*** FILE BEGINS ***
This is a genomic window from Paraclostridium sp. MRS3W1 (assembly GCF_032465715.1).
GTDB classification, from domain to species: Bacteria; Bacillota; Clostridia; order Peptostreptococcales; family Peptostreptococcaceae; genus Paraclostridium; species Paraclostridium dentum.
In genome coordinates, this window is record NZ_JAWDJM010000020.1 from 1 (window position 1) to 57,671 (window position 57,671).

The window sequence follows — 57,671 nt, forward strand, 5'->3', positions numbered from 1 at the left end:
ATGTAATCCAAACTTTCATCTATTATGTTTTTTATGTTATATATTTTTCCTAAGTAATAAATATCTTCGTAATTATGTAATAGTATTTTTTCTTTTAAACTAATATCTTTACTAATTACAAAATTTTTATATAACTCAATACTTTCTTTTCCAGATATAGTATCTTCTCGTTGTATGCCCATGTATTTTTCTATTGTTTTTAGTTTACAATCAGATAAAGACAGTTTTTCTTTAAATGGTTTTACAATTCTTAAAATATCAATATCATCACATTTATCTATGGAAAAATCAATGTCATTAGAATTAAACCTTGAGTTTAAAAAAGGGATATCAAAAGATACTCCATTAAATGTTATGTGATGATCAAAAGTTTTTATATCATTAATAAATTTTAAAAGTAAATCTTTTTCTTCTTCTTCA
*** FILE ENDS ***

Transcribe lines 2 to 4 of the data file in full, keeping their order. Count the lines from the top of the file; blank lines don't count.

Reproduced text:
GTDB classification, from domain to species: Bacteria; Bacillota; Clostridia; order Peptostreptococcales; family Peptostreptococcaceae; genus Paraclostridium; species Paraclostridium dentum.
In genome coordinates, this window is record NZ_JAWDJM010000020.1 from 1 (window position 1) to 57,671 (window position 57,671).

The window sequence follows — 57,671 nt, forward strand, 5'->3', positions numbered from 1 at the left end: